The 2020 State of the Mountains Bird Report has landed… on the web. In this evolving report, we try to answer one seemingly simple question: What is the state of the mountain bird species of the northeastern United States? Using long-term data collected by citizen scientists working on VCE’s Mountain Birdwatch project, we’ve created population health indicators for each species that reveal which species are thriving and which need attention. We seek to understand where our conservation efforts have succeeded and where they have not: and where we have fallen short in our efforts to protect the birds of our mountains, we offer insights and suggest solutions.
To summarize, the 2020 State of the Mountains Bird Report indicates steep and consistent declines for at least half of the 10 bird species monitored through Mountain Birdwatch. For example, our high-elevation populations of Blackpoll Warbler and White-throated Sparrow have both likely declined by >34% since 2011. These populations have been declining in all four states that comprise the Mountain Birdwatch program: New York (Adirondacks and the Catskills), Vermont, New Hampshire, and Maine. White-throated Sparrows are short-distant migrants, commonly found at backyard bird feeders in New England during winter. Blackpoll Warblers, on the other hand, undertake long-distance migrations to South America, requiring 2-3 days of non-stop flight down the Atlantic coast with stopovers in the Caribbean.
So, what do these two species have in common? Their populations are concentrated at high elevations (>1100 meters or >3609 feet) in the mountains of the Northeast during breeding season, and they are both highly susceptible to the effects of global climate change. As temperatures rise over the next 100 years, both species are predicted to shift their breeding ranges northward. By 2120, it’s likely that the breeding ranges of Blackpoll Warblers and White-throated Sparrows will be entirely restricted to the boreal forests of Canada and Alaska. Unfortunately, similar climate modeling also suggests the same pattern for the other declining species in the State of the Mountain Birds Report: Winter Wren, Yellow-bellied Flycatcher, and Swainson’s Thrush.
Given these forecasted changes, it is imperative that we continue to monitor these species through Mountain Birdwatch and document their responses to climate change and other human-induced planetary changes like habitat loss and degradation. VCE’s scientists, along with researchers across the continent, are racing to find ways to slow and reverse these declining trends and northward shifts through such actions as habitat modification and (potentially) through reintroductions, translocation, and assisted migration. Thanks to the annual baseline data provided by Mountain Birdwatch, we’ll be in a strong position to fully understand how (or if) various management actions positively benefit these avian populations.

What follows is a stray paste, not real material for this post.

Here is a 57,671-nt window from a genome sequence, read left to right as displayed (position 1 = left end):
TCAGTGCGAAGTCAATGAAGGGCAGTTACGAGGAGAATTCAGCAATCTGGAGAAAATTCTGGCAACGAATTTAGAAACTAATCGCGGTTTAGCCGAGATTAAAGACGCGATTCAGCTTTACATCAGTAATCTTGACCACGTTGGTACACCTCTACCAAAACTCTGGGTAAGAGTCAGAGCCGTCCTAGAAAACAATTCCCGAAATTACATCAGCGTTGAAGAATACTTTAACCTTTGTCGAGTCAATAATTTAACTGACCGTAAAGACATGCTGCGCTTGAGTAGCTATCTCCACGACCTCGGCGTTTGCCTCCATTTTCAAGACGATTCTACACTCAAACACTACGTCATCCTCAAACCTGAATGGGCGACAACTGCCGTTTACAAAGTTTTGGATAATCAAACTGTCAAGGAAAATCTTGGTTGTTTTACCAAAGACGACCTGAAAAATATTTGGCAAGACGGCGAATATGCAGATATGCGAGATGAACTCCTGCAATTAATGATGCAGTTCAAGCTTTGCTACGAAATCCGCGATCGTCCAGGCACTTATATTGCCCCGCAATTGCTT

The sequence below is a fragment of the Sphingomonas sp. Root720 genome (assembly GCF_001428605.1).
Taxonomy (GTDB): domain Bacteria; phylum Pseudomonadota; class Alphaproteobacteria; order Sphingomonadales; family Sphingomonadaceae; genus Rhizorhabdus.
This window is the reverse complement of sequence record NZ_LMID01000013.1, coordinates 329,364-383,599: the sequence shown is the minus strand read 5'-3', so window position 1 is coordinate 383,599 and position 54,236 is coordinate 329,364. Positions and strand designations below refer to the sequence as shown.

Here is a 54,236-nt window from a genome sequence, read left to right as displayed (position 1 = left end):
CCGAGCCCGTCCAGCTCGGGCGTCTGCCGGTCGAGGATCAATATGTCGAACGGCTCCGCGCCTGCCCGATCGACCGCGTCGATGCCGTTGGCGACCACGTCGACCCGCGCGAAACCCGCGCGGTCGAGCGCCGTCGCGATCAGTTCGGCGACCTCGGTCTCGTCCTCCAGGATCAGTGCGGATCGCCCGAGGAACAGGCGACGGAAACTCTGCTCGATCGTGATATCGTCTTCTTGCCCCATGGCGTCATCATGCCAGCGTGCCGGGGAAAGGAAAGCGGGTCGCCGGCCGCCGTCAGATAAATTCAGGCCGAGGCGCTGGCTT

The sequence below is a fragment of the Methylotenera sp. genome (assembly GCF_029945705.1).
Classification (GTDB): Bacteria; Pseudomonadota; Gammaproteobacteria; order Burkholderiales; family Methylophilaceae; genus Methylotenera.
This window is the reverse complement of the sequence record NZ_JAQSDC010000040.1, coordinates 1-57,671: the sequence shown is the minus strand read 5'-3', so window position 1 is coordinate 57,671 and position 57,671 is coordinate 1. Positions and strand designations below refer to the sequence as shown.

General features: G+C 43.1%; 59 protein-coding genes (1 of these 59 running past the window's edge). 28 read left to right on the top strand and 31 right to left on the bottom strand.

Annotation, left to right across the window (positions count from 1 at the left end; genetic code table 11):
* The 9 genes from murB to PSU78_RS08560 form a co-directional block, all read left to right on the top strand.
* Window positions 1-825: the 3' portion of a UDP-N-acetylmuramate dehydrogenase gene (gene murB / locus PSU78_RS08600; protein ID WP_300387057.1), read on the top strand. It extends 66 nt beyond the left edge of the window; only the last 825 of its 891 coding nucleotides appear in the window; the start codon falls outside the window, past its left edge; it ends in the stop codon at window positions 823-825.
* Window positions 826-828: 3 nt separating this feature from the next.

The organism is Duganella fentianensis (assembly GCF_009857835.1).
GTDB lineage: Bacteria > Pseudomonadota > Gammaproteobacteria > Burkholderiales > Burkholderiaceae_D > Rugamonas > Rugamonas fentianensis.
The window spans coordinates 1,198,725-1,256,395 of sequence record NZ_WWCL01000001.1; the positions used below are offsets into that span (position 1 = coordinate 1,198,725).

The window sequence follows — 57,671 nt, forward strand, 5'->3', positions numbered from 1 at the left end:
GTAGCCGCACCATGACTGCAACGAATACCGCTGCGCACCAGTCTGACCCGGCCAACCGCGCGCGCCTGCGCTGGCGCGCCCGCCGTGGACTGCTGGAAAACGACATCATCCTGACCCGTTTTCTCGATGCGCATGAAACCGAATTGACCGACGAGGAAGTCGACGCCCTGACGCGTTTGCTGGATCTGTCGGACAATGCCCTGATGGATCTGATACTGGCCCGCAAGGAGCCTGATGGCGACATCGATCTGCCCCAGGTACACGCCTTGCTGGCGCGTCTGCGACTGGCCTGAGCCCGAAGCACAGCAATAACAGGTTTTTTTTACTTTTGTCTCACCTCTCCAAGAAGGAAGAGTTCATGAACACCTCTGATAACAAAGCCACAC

COVID-19 has certainly thrown a wrench in our plan for 2020 Mountain Birdwatch surveys, but we are hopeful that some citizen scientists will be able to monitor their routes this June. For example, many of our Mountain Birdwatch routes in Maine occur on remote private property where one rarely encounters another person. While we continue to assess the situation, interested hikers who enjoy birds (or birders who like to hike) can interact with a map of unadopted routes on our website. If you’re interested in conducting Mountain Birdwatch surveys on one day in June, please contact me. We also welcome your feedback on the State of the Mountain Birds Report. Is there additional information you’d like to see? How else might we display the data to make the report more engaging (e.g., interactive figures)? Drop us a line, and keep an eye on the State of the Mountain Birds Report website for updates.
We have noticed winter wren nesting in our yard has increased over the last few years. Could they be changing habitat or breeding locations as they adapt?
That’s entirely possible–on a local (i.e., backyard) level it is very difficult to say if the increase in wrens is due to just normal fluctuation in local population size or some evolutionary adaptive behavioral response. Those kinds of questions are best answered from looking at landscape-level data. Speaking of which, our colleagues at Audubon published the results of some climate modeling, and here’s the report for Winter Wren (https://www.audubon.org/field-guide/bird/winter-wren#bird-climate-vulnerability). As you can see, even under moderate increases in temperature over the next 100 years, Winter Wrens are all but likely to disappear from the United States (as a breeding species) as their breeding range shifts northward further into Canada.